To make up for the inability to attend competitions and hold carnivals, the club is planning on filming a virtual show.

Pangracs hopes the virtual show will draw in some income.

“We are hoping for our ice show to do virtually and have it online for people to view. Hopefully, we can get some donations out of that,” explained Pangracs.

The show is expected to be filmed on March 27 and will be made available to view the following week.

Maryfield holds off on skating until restrictions are lifted
Other clubs in Saskatchewan found themselves unable to keep up with the restrictions and guidelines.

Ashlie Leepart, president of the Maryfield Skating Club, says their club elected to not host any classes due to the restrictions and different skill levels in their skaters.

“There’s no skating lessons happening right now. We went ahead and just decided not to do skating lessons this year. We just didn’t find it realistic with the way things had to be run at the rink in Maryfield,” explained Leepart.

While the club had low numbers, the different skating levels would make it difficult to operate.
“With COVID and everything going on we have to follow all of the regulations that have been put in place,” Leepart said. “Although we have relatively low numbers, we didn’t really find that feasible with the different skating levels between all of our students.”

Each year the Maryfield Skating Club puts some money aside for emergencies and was able to dip into this emergency fund to help keep themselves afloat through the season.

This money will help get the skaters back on the ice when restrictions clear up.

They were unable to do any fundraisers through the season due to COVID-19 concerns, but hope that the restrictions clear up so their skaters can hit the ice once more.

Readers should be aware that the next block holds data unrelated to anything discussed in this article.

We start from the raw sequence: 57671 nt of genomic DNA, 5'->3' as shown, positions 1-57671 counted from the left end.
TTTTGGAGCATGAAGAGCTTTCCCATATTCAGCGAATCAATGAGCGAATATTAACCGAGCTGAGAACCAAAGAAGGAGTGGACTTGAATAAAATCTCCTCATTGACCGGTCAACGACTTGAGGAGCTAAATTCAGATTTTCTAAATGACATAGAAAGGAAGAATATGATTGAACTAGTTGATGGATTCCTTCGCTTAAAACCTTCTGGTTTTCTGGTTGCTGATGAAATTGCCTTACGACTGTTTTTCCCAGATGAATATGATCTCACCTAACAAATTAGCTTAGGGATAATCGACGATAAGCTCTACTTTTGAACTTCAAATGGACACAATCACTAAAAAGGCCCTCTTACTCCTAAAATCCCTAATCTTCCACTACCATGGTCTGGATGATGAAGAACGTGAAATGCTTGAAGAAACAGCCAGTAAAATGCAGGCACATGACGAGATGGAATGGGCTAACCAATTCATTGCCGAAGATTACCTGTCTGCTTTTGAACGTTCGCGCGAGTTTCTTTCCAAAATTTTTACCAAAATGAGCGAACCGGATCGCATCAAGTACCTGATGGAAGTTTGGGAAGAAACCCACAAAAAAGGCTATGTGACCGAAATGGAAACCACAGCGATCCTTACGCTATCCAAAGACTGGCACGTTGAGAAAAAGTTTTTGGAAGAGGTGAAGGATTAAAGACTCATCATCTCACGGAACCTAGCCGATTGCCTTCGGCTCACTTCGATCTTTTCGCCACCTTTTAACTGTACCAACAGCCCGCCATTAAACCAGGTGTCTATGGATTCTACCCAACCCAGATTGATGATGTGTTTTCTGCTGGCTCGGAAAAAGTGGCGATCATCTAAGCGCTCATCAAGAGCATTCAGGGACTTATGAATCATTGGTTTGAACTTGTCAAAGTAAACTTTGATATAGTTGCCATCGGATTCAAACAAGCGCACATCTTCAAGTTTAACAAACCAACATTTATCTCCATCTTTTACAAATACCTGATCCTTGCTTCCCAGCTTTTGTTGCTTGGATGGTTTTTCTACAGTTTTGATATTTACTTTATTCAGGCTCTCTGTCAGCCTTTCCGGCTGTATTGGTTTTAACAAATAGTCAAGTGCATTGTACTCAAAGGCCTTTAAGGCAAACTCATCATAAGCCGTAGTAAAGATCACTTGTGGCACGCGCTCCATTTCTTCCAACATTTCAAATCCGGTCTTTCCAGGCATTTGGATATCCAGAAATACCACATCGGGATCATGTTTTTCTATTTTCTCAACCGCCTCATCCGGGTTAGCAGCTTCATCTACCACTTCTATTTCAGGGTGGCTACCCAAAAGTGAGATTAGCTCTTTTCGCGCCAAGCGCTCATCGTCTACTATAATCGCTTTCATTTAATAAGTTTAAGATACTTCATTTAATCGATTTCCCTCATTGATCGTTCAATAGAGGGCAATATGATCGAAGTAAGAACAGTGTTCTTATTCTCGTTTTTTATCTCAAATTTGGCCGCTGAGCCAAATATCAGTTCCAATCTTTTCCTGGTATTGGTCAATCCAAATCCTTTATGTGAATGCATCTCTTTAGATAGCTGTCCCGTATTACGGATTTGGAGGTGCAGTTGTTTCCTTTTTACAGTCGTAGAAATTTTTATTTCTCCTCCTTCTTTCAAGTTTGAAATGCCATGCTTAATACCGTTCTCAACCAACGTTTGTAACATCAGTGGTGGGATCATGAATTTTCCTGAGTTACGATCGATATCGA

Elkhorn skaters unable to participate this year
On the other side of the Saskatchewan-Manitoba border, however, it is a different story.

Due to tighter restrictions, skaters have been unable to hit the ice at all this season. Coach Jolene Lowes with the Elkhorn Figure Skating Club explained that they have been unable to hold any lessons this season.

“Well, we’re not skating at all. We’re not like Saskatchewan where they’re limited and can still do skating, we can’t do skating as of November,” Lowes explained.

The impact of being unable to skate, let alone hold competitions has hit the group hard. Competitions and tournaments make up for a large part of their income and help keep the doors to the rink open.

To make up for some of these lost funds, the group held a popcorn fundraiser which the community quickly picked up on.

“The funds will keep the rink going. It will pay for the power and keep it running for next year.”

Refunds are being issued for those who prepaid for lessons, and participants are given the option to leave the money with the club which will then use it to lower the participants’ lesson prices by 75% in the next season.

By doing this, the club hopes to be able to make up from some of their lost income while encouraging skaters to come back in the following year.

Each club hopes that the next skating season will allow them to operate at full capacity without the restrictions that are currently in place.